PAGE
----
DRAGONFLY CDROM README FILE
This CDROM boots DragonFly BSD. Basically what you get is a full base
system on CD with certain critical directories, such as /tmp, remounted
read-write using MFS. Your existing hard drive is not effected by
booting this CDROM.
NOTE!!! DRAGONFLY IS UNDERGOING DEVELOPMENT AND CONSIDERED EXPERIMENTAL!
BSD RELATED EXPERIENCE IS REQUIRED TO USE THIS CDROM.
If you just want to play with DragonFly and not mess with your hard disk,
this CDROM boots into a fully operational console-based system, though
without swap it should be noted that you are limited by available memory.
We are currently developing automatic installation tools. There are none
on this CD.
Manual installation of DragonFly onto an HD involve the following sequence
of commands. You must be familiar with BSD style UNIX systems to do
installations manually. The primary IDE hard drive is typically 'ad0'
and DragonFly is typically installed onto the first slice.
# This COMPLETE WIPES and repartitions your hard drive
fdisk -IB ad0
# This installs boot blocks onto the HD and verifies their
boot0cfg -B ad0
boot0cfg -v ad0
# This creates an initial label on the first slice of the HD. If
# you have problems booting you could try wiping the first 32 blocks
# of the slice with dd and then reinstalling the label
# dd if=/dev/zero of=/dev/ad0s1 bs=32k count=16
disklabel -B -r -w ad0s1 auto
# Edit the label. Create various standard partitions. The typical
# configurations is:
# ad0s1a 256m This will be your /
# ad0s1b 1024m This will be your swap
# ad0s1c (leave alone)
# ad0s1d 256m This will be your /var
# ad0s1e 256m This will be your /tmp
# ad0s1f 8192m This will be your /usr (min 4096m)
# ad0s1g * All remaining space to yoru /home
disklabel -e ad0s1
# Newfs (format) the various filesystems. Softupdates is not
# normally enabled on the root filesystem.
newfs -U /dev/ad0s1d
newfs -U /dev/ad0s1e
newfs -U /dev/ad0s1f
newfs -U /dev/ad0s1g
# Mount the filesystems
mount /dev/ad0s1a /mnt
mount /dev/ad0s1d /mnt/var
mount /dev/ad0s1e /mnt/tmp
mount /dev/ad0s1f /mnt/usr
mount /dev/ad0s1g /mnt/home
# Copy the CDRom onto the target. cpdup won't cross mount boundaries
# on the source (e.g. the MFS remounts) so it takes a few commands.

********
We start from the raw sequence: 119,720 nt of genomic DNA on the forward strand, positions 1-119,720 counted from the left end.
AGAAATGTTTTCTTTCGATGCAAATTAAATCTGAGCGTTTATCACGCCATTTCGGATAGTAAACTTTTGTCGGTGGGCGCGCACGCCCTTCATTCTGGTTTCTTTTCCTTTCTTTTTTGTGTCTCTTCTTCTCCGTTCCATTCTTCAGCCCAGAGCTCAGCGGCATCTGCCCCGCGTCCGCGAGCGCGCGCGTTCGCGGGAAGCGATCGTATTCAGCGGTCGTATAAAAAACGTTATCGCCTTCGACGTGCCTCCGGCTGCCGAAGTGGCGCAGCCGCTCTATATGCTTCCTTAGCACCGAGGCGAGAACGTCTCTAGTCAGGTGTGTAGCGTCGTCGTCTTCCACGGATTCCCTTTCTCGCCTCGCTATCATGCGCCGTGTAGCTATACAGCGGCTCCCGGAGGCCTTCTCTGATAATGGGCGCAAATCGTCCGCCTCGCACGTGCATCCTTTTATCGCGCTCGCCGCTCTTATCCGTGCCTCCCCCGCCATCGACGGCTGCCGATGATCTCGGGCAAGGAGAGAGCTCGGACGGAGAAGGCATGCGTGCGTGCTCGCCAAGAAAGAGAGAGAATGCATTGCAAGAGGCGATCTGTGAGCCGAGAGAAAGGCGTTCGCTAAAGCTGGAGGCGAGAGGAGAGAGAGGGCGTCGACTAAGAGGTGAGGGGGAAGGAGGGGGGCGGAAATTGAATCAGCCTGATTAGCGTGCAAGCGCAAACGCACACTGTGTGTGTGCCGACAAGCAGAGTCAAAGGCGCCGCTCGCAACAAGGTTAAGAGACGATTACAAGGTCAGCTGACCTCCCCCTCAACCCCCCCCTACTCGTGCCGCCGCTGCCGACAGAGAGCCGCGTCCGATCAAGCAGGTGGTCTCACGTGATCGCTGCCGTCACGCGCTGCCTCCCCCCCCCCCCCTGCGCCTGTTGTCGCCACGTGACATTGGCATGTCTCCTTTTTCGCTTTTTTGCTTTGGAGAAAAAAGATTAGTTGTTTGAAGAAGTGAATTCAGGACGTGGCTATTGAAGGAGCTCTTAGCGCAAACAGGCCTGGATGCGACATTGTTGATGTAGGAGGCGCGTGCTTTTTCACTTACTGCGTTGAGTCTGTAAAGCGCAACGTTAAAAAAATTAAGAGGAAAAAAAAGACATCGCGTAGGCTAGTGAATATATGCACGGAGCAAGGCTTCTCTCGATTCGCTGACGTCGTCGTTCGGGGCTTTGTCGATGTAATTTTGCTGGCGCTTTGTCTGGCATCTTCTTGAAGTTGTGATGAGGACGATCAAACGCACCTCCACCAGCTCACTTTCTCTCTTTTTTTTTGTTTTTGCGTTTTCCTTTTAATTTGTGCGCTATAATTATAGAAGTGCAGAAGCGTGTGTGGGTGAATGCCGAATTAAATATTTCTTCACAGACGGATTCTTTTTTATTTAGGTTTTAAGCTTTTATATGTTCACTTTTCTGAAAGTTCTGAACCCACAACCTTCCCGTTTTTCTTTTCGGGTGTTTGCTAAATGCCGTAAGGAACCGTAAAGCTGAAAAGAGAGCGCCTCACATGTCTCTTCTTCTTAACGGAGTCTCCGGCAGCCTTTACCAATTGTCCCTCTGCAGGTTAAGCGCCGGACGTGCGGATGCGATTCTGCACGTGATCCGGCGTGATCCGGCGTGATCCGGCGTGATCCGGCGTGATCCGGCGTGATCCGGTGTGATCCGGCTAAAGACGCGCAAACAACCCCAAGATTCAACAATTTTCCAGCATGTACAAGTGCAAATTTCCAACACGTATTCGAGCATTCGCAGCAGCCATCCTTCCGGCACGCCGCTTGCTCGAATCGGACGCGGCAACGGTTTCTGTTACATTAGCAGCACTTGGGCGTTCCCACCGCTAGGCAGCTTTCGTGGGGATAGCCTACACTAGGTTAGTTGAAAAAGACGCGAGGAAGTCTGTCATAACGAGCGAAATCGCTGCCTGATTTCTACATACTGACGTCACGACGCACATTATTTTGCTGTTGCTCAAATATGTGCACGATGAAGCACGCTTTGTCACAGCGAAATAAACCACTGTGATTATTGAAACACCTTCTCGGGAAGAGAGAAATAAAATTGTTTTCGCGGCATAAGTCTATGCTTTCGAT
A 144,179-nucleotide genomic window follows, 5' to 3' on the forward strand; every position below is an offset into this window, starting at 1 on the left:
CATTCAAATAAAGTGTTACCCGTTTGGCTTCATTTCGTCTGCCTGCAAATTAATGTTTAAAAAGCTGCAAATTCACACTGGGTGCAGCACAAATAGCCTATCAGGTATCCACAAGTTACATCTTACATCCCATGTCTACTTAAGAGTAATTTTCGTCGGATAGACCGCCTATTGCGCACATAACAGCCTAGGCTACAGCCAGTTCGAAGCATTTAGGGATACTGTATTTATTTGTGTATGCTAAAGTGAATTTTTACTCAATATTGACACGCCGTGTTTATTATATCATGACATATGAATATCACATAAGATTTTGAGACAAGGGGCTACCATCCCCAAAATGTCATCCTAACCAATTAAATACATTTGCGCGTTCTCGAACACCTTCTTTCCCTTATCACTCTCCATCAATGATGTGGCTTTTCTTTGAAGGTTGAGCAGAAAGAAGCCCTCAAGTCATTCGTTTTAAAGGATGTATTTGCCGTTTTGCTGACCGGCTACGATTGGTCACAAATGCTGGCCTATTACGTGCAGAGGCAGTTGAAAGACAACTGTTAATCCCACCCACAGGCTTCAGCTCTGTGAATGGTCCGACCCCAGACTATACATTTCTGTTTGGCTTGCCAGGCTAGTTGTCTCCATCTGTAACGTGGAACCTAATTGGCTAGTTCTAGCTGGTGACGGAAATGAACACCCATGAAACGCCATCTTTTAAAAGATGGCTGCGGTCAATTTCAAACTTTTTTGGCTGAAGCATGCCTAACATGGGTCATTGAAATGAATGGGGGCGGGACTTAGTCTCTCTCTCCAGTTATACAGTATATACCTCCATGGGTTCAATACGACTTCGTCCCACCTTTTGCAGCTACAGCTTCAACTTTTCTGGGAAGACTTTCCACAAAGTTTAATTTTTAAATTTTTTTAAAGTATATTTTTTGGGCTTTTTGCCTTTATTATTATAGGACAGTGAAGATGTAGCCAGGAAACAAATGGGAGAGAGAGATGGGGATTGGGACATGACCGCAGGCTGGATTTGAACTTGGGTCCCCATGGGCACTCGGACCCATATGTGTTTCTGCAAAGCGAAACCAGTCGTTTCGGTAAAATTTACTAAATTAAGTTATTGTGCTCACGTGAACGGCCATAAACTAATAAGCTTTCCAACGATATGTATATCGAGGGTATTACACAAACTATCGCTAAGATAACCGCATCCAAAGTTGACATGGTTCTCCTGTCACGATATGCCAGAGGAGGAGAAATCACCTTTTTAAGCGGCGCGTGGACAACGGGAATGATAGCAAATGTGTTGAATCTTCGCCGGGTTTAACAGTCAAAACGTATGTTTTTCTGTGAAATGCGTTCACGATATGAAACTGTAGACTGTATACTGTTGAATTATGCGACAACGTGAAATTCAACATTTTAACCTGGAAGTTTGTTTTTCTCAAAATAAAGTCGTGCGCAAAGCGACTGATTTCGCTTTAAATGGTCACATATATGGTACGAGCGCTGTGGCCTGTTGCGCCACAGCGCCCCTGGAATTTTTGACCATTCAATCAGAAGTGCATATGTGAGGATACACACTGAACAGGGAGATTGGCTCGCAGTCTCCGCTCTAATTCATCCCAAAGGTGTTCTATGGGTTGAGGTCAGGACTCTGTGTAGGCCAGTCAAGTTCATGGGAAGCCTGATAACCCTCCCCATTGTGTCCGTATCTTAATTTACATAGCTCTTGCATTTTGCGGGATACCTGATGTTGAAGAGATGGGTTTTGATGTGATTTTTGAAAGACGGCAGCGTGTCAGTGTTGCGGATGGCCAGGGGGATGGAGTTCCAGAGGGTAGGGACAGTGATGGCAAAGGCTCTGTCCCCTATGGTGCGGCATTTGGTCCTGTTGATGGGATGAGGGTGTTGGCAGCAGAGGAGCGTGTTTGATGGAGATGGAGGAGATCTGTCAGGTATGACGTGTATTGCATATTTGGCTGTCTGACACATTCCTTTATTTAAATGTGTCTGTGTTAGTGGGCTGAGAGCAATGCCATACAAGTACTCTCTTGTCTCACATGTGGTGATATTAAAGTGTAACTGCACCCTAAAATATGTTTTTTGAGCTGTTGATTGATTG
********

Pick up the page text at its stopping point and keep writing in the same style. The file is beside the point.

cpdup / /mnt
cpdup /var /mnt/var
cpdup /etc /mnt/etc
cpdup /dev /mnt/dev
# Edit /mnt/etc/fstab to reflect the new mounts. An example fstab
# file based on the above parameters exists as /mnt/etc/fstab.example
# which you can rename to /mnt/etc/fstab.
mv /mnt/etc/fstab.example /mnt/etc/fstab
Once you've duplicated the CD onto your HD you have to make some edits
so the system boots properly from your HD. Primarily you must remove
or edit /mnt/boot/loader.conf
# Remove /mnt/boot/loader.conf so the kernel does not try to
# obtain the root filesystem from the CD.
At this point it should be possible to reboot. The CD may be locked
since it is currently mounted. Be careful of the CD drawer closing
on you when you open it during the reboot. Remove the CD and allow
the system to boot from the HD.
(remove CD when convenient, be careful of the CD drawer closing on you)
Once you have a working HD based system you can clean up /etc/rc.conf
to enable things like cron, sendmail, setup your networking, and so
forth. If 'ifconfig' does not show your networking device you could
try to kldload it from /modules. With a recognized network device
you can ifconfig its IP address or, if you have a DHCP server on your
network, use 'dhclient <interfacename>' to obtain an IP address from
This CD contains two pre-installed ports: cvsup and mkisofs. cvsup
can be used to obtain the DragonFly cvs repository, the FreeBSD ports
tree, and so on and so forth. 'man cvsup' for more information.
The cvsup example files are in /usr/share/examples/cvsup. You will
primarily be interested in the DragonFly CVS repository, DragonFly-supfile,
and the FreeBSD ports, FreeBSD-ports-supfile.
$DragonFly: src/nrelease/root/README,v 1.1 2003/12/01 21:14:02 dillon Exp $